Binoculars with a magnification higher than 10 may be difficult to hold without shaking. Try in the shop.

Compact binoculars
Compact or small binoculars are available in many different models, some of them really small and light. The size and weight is their main advantage.

Many compact binoculars have quite a strong magnification; 8x is not uncommon. Instead, the objective diameter is smaller, to diameters such as 32, 28 or 25 mm. This reduces the overall size and weight, at the cost of light sensitivity.

With a magnification of 8x, the light sensitivity decreases as soon as the objective diameter goes below 40 mm. At 10x, the decrease starts below 50 mm. A pair of 8x25 binoculars require close to full daylight to be of use.

You mainly use the binoculars in daylight on most safaris. If you accept that you may not use them very well at dusk and dawn, and that the image brightness is reduced, then you may be prepared to trade some performance for reduced weight. It may even be advisable to reduce the weight, if you also intend to bring equipment for photography or video filming.

For watching game at night around floodlit waterholes, you need as much light sensitivity as possible. 8x50 or even 7x50 is a good choice.

Sharing binoculars
The best is having a pair of binoculars for yourself. Then you can use it at any time, and you can have it properly adjusted to your eyesight.

A compromise is sharing with someone who has the same eyesight as you.

It's not good sharing with someone who has different eyesight, as one of you won't be able to see sharp images in the binoculars. This is because of the diopter setting, which you use for adjusting the binoculars to your eyesight. This adjustment should be done once only.

For information on how to do this adjustment, see Adjusting your binoculars in the left column.

Binoculars with a zoom, i.e. adjustable magnification, may seem nice, but they offer less image quality and the mechanical parts usually make such binoculars short-lived.

Small 20–40X telescope.

Most telescopes have more magnification than binoculars, and require a stable mounting, such as a tripod. You can't keep it steady enough for a clear image by holding it by hand.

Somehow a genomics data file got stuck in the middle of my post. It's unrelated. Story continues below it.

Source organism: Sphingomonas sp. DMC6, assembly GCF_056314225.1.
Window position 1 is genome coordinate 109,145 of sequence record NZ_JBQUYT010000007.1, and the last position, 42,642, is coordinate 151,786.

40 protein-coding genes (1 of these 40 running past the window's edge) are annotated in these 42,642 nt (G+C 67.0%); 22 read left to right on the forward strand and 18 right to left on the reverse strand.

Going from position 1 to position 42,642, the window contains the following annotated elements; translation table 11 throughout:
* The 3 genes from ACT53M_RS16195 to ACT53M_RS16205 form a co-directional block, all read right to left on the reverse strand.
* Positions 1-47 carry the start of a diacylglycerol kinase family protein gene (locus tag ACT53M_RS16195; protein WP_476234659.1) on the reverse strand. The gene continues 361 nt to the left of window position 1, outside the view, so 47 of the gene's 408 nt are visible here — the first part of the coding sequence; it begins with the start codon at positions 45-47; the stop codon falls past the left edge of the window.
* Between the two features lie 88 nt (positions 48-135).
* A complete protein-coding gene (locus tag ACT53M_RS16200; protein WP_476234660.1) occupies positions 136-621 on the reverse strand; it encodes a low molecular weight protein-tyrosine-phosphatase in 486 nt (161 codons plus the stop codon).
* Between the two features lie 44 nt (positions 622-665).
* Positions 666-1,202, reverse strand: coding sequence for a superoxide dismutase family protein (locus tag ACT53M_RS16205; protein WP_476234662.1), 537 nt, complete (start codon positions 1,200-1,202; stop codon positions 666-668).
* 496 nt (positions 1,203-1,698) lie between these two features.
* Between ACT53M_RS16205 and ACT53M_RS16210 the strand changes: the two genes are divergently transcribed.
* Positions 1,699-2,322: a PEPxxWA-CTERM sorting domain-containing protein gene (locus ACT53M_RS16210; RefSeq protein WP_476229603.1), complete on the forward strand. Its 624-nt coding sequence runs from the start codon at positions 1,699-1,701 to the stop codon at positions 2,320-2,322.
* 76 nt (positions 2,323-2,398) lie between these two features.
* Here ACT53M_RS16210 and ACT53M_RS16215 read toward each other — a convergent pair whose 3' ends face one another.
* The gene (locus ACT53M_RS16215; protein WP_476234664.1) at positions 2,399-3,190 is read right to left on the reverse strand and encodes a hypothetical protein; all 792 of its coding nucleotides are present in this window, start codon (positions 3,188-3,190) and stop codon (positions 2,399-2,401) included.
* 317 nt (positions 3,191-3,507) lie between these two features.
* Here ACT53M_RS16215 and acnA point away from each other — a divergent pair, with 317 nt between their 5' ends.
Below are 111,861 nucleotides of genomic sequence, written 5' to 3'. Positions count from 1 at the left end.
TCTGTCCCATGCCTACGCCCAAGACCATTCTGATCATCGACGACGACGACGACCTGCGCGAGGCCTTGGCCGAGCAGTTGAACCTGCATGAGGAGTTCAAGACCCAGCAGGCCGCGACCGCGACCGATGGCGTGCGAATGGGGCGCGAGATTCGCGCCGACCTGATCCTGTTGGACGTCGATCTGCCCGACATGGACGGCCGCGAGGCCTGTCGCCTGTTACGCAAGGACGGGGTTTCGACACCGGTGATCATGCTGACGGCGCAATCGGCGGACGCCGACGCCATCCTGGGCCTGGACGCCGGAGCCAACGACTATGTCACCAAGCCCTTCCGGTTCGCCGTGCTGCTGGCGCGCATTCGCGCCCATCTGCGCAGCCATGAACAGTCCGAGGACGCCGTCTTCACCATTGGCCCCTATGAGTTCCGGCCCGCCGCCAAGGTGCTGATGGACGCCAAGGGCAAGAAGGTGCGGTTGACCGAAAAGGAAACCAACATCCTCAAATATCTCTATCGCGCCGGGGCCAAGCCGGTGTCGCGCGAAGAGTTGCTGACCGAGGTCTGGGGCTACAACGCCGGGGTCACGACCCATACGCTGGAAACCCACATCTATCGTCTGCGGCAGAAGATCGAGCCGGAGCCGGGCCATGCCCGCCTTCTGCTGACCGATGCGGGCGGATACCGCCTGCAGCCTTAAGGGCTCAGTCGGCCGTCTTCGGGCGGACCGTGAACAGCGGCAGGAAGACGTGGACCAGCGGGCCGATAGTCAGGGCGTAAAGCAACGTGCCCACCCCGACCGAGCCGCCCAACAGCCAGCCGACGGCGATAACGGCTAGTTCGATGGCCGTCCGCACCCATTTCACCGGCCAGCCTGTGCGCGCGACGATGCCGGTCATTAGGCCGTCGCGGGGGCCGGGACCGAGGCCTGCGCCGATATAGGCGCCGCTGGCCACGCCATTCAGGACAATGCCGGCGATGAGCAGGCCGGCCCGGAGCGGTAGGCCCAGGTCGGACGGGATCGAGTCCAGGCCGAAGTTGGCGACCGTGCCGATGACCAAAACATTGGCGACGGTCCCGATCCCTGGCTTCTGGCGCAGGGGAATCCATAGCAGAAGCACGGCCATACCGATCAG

Telescopes are mainly of use when bird watching in lodge and camp areas, or when walking, if you can carry a tripod along. They may be of some use together with a bean bag in a vehicles, but tripods don't fit inside.

Telescopes don't have diopter settings, which means that they are not adjusted to the user's eyesight. Thus, they may be shared by more than one user.

Unless you already have a telescope, you shouldn't buy one for the safari only.

Lens coating
Light is reflected (i.e. lost) each time it passes through a lens surface. Coating the lenses during manufacturing reduces these reflections. A pair of binoculars without coating presents a darker image (because light is lost and never reaches your eyes), as well as a hazier image. The image in a pair with good coating appears bright and vivid and has good contrast. The more coating the better.

Tripods can't be used in safari vehicles, as there isn't room enough between the seats, co-passengers etc. A bean bag is more useful in the vehicle.

A tripod may be used on lodges, camps and observation points, or during walks. It's one more thing to carry around, though, and on normal safaris, most safari-goers have no use of one.

Bean bag
A bean bag is a bag filled with beans (rice can be used, too), used as a stable support for a camera or telescope. On a safari, you may put the bag on the roof or in an open car window, and the telescope or camera on top.